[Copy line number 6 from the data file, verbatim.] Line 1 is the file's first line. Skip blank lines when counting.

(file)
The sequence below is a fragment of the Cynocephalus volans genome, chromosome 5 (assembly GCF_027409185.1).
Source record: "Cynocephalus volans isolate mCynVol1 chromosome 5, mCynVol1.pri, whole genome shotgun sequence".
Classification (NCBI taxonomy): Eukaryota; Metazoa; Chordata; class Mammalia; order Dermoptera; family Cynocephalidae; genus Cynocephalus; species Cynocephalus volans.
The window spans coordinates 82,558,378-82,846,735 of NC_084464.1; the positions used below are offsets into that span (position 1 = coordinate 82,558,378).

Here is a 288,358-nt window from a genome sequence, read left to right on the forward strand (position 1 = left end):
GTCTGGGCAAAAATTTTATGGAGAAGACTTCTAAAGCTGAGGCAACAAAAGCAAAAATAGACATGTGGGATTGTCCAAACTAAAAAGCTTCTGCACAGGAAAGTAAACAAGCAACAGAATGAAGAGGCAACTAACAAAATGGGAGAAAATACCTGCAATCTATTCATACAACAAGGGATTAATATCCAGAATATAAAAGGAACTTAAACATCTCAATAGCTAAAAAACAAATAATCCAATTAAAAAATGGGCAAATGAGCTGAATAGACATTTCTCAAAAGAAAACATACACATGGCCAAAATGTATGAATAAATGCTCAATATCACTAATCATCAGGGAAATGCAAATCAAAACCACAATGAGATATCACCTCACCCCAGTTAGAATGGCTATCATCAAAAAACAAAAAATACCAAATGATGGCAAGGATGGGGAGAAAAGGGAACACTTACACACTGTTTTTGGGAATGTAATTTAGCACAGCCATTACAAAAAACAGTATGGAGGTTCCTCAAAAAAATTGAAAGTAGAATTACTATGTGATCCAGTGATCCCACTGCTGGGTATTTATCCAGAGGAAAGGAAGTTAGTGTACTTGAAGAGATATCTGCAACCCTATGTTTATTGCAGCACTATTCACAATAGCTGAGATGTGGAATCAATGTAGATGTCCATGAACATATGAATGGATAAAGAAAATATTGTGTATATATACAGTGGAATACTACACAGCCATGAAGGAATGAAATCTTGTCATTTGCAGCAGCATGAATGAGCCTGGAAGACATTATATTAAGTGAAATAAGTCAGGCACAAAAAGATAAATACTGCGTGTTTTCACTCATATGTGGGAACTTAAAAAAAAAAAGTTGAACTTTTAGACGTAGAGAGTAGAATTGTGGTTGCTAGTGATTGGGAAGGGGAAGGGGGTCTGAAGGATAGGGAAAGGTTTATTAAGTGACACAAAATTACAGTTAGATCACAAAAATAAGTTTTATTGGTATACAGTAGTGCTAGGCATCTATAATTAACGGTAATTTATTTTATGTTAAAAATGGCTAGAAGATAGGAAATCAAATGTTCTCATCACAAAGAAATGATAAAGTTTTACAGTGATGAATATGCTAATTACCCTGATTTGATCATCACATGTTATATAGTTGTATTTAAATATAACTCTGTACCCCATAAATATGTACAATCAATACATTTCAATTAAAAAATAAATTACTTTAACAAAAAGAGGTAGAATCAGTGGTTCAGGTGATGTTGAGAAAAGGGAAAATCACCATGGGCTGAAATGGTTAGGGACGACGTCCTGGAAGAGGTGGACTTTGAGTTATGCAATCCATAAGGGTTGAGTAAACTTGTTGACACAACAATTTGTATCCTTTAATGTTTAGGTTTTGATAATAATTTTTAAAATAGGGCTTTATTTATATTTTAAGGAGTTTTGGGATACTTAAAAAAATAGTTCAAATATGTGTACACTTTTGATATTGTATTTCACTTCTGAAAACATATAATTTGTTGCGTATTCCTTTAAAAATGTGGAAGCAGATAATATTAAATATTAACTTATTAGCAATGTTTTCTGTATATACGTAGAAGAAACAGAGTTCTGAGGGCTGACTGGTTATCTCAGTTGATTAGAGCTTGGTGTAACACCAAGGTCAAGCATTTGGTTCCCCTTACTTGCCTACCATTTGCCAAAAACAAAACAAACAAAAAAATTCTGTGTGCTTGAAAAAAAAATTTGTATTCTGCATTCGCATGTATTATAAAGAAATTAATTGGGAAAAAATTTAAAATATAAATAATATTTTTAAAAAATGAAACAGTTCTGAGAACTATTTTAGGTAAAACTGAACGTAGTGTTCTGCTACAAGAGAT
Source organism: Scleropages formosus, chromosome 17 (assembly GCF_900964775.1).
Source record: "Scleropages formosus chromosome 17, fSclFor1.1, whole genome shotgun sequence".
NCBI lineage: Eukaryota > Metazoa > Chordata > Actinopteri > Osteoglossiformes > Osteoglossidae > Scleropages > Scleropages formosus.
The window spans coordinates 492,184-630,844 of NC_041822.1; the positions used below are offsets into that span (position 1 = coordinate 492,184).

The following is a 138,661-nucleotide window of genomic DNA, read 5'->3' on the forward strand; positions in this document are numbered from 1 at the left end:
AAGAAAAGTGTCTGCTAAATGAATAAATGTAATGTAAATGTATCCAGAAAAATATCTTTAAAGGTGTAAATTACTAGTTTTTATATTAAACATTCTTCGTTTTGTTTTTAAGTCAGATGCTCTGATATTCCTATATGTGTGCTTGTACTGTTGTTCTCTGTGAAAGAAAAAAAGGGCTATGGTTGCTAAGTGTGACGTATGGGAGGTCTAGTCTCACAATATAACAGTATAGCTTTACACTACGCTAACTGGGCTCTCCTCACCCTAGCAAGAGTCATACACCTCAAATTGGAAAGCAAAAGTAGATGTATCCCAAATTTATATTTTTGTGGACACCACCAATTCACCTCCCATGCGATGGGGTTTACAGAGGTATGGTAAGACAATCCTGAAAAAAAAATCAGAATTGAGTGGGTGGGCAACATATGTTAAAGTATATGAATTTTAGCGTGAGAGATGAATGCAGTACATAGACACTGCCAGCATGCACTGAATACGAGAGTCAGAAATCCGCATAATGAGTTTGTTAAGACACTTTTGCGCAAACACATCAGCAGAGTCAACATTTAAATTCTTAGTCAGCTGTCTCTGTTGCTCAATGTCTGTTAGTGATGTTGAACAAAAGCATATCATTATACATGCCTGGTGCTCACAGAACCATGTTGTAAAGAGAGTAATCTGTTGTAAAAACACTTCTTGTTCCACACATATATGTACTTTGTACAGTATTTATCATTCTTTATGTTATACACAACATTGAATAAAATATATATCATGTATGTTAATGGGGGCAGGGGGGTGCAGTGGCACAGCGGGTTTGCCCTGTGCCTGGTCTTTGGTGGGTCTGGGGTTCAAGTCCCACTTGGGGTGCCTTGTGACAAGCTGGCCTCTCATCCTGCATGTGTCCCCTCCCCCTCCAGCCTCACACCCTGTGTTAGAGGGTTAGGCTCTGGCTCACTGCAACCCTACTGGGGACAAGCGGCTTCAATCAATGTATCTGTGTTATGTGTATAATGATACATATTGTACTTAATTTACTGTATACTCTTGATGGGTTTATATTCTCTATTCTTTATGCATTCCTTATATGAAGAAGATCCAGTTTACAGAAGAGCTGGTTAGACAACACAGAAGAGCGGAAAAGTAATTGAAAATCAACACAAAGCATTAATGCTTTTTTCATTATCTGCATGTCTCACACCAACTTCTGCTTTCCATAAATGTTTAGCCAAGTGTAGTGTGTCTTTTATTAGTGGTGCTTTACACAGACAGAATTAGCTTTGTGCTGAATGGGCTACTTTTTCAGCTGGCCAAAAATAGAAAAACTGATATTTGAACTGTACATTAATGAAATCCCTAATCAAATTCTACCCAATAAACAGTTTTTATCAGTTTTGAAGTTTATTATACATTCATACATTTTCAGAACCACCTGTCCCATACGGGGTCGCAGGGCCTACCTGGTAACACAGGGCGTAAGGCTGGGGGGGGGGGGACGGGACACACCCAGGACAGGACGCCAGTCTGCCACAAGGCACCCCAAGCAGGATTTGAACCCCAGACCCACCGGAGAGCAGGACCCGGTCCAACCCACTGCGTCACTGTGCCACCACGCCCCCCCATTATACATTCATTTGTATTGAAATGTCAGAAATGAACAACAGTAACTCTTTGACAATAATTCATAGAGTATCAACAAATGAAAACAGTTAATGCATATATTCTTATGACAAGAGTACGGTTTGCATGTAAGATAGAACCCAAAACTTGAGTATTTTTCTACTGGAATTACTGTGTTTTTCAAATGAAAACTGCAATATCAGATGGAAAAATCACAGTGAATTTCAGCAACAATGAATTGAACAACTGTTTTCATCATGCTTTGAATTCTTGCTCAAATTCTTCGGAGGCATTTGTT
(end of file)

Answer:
GTCTGGGCAAAAATTTTATGGAGAAGACTTCTAAAGCTGAGGCAACAAAAGCAAAAATAGACATGTGGGATTGTCCAAACTAAAAAGCTTCTGCACAGGAAAGTAAACAAGCAACAGAATGAAGAGGCAACTAACAAAATGGGAGAAAATACCTGCAATCTATTCATACAACAAGGGATTAATATCCAGAATATAAAAGGAACTTAAACATCTCAATAGCTAAAAAACAAATAATCCAATTAAAAAATGGGCAAATGAGCTGAATAGACATTTCTCAAAAGAAAACATACACATGGCCAAAATGTATGAATAAATGCTCAATATCACTAATCATCAGGGAAATGCAAATCAAAACCACAATGAGATATCACCTCACCCCAGTTAGAATGGCTATCATCAAAAAACAAAAAATACCAAATGATGGCAAGGATGGGGAGAAAAGGGAACACTTACACACTGTTTTTGGGAATGTAATTTAGCACAGCCATTACAAAAAACAGTATGGAGGTTCCTCAAAAAAATTGAAAGTAGAATTACTATGTGATCCAGTGATCCCACTGCTGGGTATTTATCCAGAGGAAAGGAAGTTAGTGTACTTGAAGAGATATCTGCAACCCTATGTTTATTGCAGCACTATTCACAATAGCTGAGATGTGGAATCAATGTAGATGTCCATGAACATATGAATGGATAAAGAAAATATTGTGTATATATACAGTGGAATACTACACAGCCATGAAGGAATGAAATCTTGTCATTTGCAGCAGCATGAATGAGCCTGGAAGACATTATATTAAGTGAAATAAGTCAGGCACAAAAAGATAAATACTGCGTGTTTTCACTCATATGTGGGAACTTAAAAAAAAAAAGTTGAACTTTTAGACGTAGAGAGTAGAATTGTGGTTGCTAGTGATTGGGAAGGGGAAGGGGGTCTGAAGGATAGGGAAAGGTTTATTAAGTGACACAAAATTACAGTTAGATCACAAAAATAAGTTTTATTGGTATACAGTAGTGCTAGGCATCTATAATTAACGGTAATTTATTTTATGTTAAAAATGGCTAGAAGATAGGAAATCAAATGTTCTCATCACAAAGAAATGATAAAGTTTTACAGTGATGAATATGCTAATTACCCTGATTTGATCATCACATGTTATATAGTTGTATTTAAATATAACTCTGTACCCCATAAATATGTACAATCAATACATTTCAATTAAAAAATAAATTACTTTAACAAAAAGAGGTAGAATCAGTGGTTCAGGTGATGTTGAGAAAAGGGAAAATCACCATGGGCTGAAATGGTTAGGGACGACGTCCTGGAAGAGGTGGACTTTGAGTTATGCAATCCATAAGGGTTGAGTAAACTTGTTGACACAACAATTTGTATCCTTTAATGTTTAGGTTTTGATAATAATTTTTAAAATAGGGCTTTATTTATATTTTAAGGAGTTTTGGGATACTTAAAAAAATAGTTCAAATATGTGTACACTTTTGATATTGTATTTCACTTCTGAAAACATATAATTTGTTGCGTATTCCTTTAAAAATGTGGAAGCAGATAATATTAAATATTAACTTATTAGCAATGTTTTCTGTATATACGTAGAAGAAACAGAGTTCTGAGGGCTGACTGGTTATCTCAGTTGATTAGAGCTTGGTGTAACACCAAGGTCAAGCATTTGGTTCCCCTTACTTGCCTACCATTTGCCAAAAACAAAACAAACAAAAAAATTCTGTGTGCTTGAAAAAAAAATTTGTATTCTGCATTCGCATGTATTATAAAGAAATTAATTGGGAAAAAATTTAAAATATAAATAATATTTTTAAAAAATGAAACAGTTCTGAGAACTATTTTAGGTAAAACTGAACGTAGTGTTCTGCTACAAGAGAT